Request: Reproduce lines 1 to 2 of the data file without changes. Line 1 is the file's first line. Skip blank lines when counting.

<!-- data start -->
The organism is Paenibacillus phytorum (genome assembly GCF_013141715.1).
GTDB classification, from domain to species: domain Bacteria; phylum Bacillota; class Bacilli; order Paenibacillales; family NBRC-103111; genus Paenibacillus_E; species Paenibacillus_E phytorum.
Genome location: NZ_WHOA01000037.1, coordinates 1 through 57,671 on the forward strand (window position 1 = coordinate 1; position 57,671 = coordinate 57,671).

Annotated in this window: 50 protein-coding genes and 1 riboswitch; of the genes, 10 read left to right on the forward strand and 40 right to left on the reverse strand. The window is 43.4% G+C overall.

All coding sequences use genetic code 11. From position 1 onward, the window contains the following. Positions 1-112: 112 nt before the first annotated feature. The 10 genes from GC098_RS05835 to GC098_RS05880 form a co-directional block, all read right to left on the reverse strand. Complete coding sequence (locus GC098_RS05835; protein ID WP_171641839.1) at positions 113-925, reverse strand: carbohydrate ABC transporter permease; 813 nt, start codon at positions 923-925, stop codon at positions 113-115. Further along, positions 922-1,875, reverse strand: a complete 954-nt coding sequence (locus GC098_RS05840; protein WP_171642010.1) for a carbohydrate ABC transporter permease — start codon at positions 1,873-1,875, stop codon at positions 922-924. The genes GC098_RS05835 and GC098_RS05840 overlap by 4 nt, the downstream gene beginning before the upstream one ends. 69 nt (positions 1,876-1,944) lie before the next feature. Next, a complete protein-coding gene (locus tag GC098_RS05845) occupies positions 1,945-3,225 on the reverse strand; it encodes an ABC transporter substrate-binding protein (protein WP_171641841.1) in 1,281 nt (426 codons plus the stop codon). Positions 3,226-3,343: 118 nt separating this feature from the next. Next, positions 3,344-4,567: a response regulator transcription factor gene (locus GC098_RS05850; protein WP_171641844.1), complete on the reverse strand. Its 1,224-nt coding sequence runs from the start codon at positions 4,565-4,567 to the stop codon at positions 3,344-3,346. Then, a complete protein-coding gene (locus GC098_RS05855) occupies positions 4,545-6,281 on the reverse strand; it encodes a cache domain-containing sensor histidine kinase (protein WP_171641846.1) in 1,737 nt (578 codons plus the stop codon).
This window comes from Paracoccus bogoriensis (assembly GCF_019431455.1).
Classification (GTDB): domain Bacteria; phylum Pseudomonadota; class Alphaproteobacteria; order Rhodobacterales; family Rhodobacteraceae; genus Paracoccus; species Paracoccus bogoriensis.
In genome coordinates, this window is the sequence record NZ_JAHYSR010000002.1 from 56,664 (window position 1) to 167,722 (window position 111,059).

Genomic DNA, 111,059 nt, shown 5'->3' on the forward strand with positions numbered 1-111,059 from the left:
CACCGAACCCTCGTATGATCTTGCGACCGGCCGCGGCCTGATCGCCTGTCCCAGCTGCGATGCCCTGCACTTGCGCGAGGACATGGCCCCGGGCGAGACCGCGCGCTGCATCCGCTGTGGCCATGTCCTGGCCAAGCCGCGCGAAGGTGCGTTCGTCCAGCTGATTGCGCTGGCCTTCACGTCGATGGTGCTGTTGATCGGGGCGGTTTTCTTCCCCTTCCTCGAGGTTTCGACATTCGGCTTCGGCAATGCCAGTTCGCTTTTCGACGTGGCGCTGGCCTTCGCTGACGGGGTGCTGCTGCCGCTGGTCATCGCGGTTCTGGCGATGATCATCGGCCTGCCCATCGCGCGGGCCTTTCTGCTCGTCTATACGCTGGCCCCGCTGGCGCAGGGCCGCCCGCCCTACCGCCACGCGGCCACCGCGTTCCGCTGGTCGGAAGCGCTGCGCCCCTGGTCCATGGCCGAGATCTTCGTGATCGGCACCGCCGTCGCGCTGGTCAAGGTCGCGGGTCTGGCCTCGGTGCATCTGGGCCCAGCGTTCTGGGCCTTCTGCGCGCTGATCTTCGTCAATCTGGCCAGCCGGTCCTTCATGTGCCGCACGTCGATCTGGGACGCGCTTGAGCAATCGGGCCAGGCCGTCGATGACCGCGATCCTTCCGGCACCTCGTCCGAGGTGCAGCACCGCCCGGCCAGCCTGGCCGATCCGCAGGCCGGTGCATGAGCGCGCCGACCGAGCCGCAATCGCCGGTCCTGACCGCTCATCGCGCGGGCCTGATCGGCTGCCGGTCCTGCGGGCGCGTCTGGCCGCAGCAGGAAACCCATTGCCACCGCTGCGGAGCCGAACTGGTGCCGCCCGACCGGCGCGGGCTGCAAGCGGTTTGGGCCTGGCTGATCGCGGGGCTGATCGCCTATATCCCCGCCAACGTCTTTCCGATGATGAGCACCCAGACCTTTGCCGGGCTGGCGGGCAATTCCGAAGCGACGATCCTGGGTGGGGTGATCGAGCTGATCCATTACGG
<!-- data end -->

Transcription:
The organism is Paenibacillus phytorum (genome assembly GCF_013141715.1).
GTDB classification, from domain to species: domain Bacteria; phylum Bacillota; class Bacilli; order Paenibacillales; family NBRC-103111; genus Paenibacillus_E; species Paenibacillus_E phytorum.